Okay, this is awkward, but I’m writing this post mostly for the ladies. I thought I’d give you a little glimpse into the minds of the guys you know. Well, at least into my mind and the minds of my friends! And I know what you’re thinking: Oh, great. Another article telling us what men want and how we’re not giving it to them. Haven’t I read this article before? Like, a thousand times? It seems like articles about “what men want in a relationship” always end with me being disappointed or confused. I’ve been told that men just need their space, but sometimes they want to talk. I’ve read that men aren’t always thinking about sex, but they’d also prefer more of it. I even read that men can actually enjoy Nicholas Sparks movies, but if they cry too much there might be an underlying issue.
Well, I’ve got good news for you. This is definitely not that article. The truth is much more vulnerable than that. It’s actually been a really tough one for me to write. What men both desperately need and truly want in order to have a great relationship with women, friends, kids, colleagues, family—boils down to one thing. And it turns out, it’s pretty simple.
First off, let’s acknowledge that men are human. And no, this isn’t the beginning of an excuse about why men have a penchant for leaving their underwear lying around (“It’s called nesting!”). No, men are human, and, like all humans, were created for a reason, for a purpose. And our Creator God knows what makes us tick. What did He have in mind when He pondered our existence and the way we’d interact with others?
God made us to be needed. In the person of Jesus, God modeled a relationship that required trust and cooperation. Jesus was God in the flesh and yet He still spent intentional time in prayerful devotion to God, returning to His source. And we are made in God’s image. So, it’s only natural that we need to be needed. It’s important to men that our work is important, that it matters. We want to feel that we’ve contributed at the end of the day, that we’ve provided something good and desirable for those we care about. And it’s bigger than mowing the lawn or doing the dishes. We want to know that we’re needed to help those we care about feel safe and loved. Even in the midst of a busy season at work, when I feel pulled in a million directions, hearing the words “I need you at home” can cut through the noise and remind me what’s most important. We ultimately want to be needed for who we are, not for what we do.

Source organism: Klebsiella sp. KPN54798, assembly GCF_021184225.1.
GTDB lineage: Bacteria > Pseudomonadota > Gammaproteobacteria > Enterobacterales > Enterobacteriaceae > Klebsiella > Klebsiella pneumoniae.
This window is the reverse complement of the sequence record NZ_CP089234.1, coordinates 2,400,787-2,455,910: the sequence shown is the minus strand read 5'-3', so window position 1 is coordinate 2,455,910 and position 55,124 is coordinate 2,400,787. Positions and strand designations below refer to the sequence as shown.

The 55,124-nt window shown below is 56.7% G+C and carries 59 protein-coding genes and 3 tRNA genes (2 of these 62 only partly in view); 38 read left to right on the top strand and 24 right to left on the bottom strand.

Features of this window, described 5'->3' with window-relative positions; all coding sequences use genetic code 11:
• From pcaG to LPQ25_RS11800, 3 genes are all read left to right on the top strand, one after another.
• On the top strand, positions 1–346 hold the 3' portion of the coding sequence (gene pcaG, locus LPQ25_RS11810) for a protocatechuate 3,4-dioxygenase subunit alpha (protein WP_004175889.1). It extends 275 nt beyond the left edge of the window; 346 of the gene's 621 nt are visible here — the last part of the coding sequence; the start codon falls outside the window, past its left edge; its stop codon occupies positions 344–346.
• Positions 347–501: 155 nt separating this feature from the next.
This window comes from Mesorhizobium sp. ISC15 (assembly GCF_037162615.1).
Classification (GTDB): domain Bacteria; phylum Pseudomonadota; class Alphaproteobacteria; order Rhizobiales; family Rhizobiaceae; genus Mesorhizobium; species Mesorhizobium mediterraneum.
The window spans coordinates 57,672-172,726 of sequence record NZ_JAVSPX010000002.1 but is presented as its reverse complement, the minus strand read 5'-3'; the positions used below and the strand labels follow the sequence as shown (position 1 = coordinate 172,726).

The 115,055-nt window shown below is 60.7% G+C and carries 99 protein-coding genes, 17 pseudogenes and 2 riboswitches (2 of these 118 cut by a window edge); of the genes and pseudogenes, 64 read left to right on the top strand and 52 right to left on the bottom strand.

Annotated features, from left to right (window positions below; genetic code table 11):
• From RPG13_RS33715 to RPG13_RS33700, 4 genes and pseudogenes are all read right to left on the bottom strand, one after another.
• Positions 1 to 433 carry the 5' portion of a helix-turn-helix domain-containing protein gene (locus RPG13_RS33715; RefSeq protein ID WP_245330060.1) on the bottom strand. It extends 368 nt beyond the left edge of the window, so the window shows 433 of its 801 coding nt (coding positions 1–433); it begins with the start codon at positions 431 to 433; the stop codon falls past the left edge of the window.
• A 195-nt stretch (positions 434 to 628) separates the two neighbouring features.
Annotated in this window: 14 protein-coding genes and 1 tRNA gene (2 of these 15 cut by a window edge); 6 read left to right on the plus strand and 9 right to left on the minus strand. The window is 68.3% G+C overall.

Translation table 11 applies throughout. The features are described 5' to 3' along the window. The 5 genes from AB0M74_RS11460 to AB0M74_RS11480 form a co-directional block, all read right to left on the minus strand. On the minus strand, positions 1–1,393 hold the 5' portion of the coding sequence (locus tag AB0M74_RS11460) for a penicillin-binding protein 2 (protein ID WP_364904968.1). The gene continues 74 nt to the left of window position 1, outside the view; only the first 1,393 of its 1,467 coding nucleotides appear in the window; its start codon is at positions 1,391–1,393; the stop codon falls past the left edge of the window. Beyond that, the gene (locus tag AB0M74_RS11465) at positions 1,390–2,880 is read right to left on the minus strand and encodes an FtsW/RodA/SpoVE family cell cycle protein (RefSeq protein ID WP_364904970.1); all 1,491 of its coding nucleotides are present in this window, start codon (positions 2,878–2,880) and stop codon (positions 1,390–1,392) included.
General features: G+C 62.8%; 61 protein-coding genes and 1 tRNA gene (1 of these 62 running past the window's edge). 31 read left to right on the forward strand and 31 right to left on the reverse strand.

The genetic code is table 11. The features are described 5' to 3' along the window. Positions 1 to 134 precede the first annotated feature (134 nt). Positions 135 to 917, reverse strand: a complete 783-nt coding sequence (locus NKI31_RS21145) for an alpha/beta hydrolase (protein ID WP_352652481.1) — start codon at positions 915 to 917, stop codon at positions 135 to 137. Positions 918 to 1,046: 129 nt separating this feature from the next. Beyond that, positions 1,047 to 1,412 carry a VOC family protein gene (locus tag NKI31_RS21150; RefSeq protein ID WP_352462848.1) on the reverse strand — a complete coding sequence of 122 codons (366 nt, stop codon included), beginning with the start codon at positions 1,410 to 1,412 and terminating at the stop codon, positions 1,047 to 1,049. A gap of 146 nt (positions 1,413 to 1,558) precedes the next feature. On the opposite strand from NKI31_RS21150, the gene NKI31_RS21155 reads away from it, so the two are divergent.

Our Heavenly Father also made us to be known. God knows everything about us and delights in all of those things that make us so uniquely us. Is it any great mystery then that when someone asks us questions about ourselves we perk up? We love feeling that our true self is known—and not just what team we have tattooed somewhere we’re embarrassed to say, or the fact that we still like to play that one board game with our friends from college. No, we also have a deep desire to share our hurts, and burdens, and pains, and secrets. Men may not know how to express it, or ask for it, but it’s what we want, what we need. We might need the gentle reminder that God uses people to be His hands and feet. The comfort and reassurance we’ve been praying for might just come in the form of a hug from our neighbor, a kind word from our friend, a quiet but understanding moment with our spouse.
So, what do being needed and known boil down to? What do men really want and need in a relationship—any relationship? Ultimately, it’s real connection we both want and need. God desired connection to be such a crucial, necessary part of life that He was willing to let His own Son die on a cross so that we could have an unimpeded, eternal relationship with him. That’s how important connection is. It starts with what God modeled for us through His Son, and it surges through us in the form of the Holy Spirit, begging to be let loose on those around us.
Why can it be so hard for the guys you know and love to find real, meaningful, authentic, honest, raw friendships—and to be more authentic and real in the relationships they treasure? This brings me back to the whole “us being human and all” point I made earlier. Connection is scary. It takes vulnerability. It means we need to learn to reject the lies that tell us to always keep our cool. To never let anyone see us sweat—let alone cry. To always win. To do more, be more, achieve more. These lies are ridiculous and plague both women and men, for sure. I’m just saying that for a long time, these ideas have been overly enforced amongst males. We pick up from culture (and sometimes are even directly taught!) that being “manly” means keeping most of your relationships at arm’s length, not sharing much, and certainly not showing emotional “weakness.” Garbage! Emotional connection through transparency and sharing our lives with others is exactly what we need.
And yes, being needed and truly known may sound far too simple, not complex enough to adequately capture what men want in a relationship. But it’s true and it’s important. It’s a starting point. What’s next is the fun of getting to know someone, for real.
Want to give a gift to the guys you know? Let them know how much you love the real them. Not the front. But the person they are—emotions and all! Help them to branch out and just do the scary work of making true friends. I’m not saying you should go shame them for having been stoic or something! But I am saying they might need a little nudge, permission even, to open up and start really living the way God created them to live.
Isn’t there just something beautiful about a life that can’t be fully lived alone?